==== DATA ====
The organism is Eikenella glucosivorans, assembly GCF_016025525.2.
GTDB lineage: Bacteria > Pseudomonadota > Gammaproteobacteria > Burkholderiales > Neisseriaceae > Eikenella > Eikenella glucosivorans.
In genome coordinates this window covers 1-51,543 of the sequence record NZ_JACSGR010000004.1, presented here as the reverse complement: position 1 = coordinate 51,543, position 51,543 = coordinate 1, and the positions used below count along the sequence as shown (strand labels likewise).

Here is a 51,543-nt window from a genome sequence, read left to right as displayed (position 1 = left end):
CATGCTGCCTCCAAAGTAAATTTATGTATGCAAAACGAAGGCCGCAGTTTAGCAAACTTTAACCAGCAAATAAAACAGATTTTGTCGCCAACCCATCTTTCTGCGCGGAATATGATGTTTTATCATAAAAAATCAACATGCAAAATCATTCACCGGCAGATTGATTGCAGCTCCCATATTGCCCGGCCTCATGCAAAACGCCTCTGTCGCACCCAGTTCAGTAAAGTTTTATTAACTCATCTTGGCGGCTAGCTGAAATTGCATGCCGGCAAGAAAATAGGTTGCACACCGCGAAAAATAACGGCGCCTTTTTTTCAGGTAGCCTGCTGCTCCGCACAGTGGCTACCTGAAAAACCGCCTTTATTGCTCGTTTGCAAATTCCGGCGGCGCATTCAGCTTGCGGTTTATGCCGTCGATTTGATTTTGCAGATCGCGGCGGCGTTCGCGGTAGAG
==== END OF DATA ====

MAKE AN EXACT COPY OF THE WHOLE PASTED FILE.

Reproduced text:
The organism is Eikenella glucosivorans, assembly GCF_016025525.2.
GTDB lineage: Bacteria > Pseudomonadota > Gammaproteobacteria > Burkholderiales > Neisseriaceae > Eikenella > Eikenella glucosivorans.
In genome coordinates this window covers 1-51,543 of the sequence record NZ_JACSGR010000004.1, presented here as the reverse complement: position 1 = coordinate 51,543, position 51,543 = coordinate 1, and the positions used below count along the sequence as shown (strand labels likewise).

Here is a 51,543-nt window from a genome sequence, read left to right as displayed (position 1 = left end):
CATGCTGCCTCCAAAGTAAATTTATGTATGCAAAACGAAGGCCGCAGTTTAGCAAACTTTAACCAGCAAATAAAACAGATTTTGTCGCCAACCCATCTTTCTGCGCGGAATATGATGTTTTATCATAAAAAATCAACATGCAAAATCATTCACCGGCAGATTGATTGCAGCTCCCATATTGCCCGGCCTCATGCAAAACGCCTCTGTCGCACCCAGTTCAGTAAAGTTTTATTAACTCATCTTGGCGGCTAGCTGAAATTGCATGCCGGCAAGAAAATAGGTTGCACACCGCGAAAAATAACGGCGCCTTTTTTTCAGGTAGCCTGCTGCTCCGCACAGTGGCTACCTGAAAAACCGCCTTTATTGCTCGTTTGCAAATTCCGGCGGCGCATTCAGCTTGCGGTTTATGCCGTCGATTTGATTTTGCAGATCGCGGCGGCGTTCGCGGTAGAG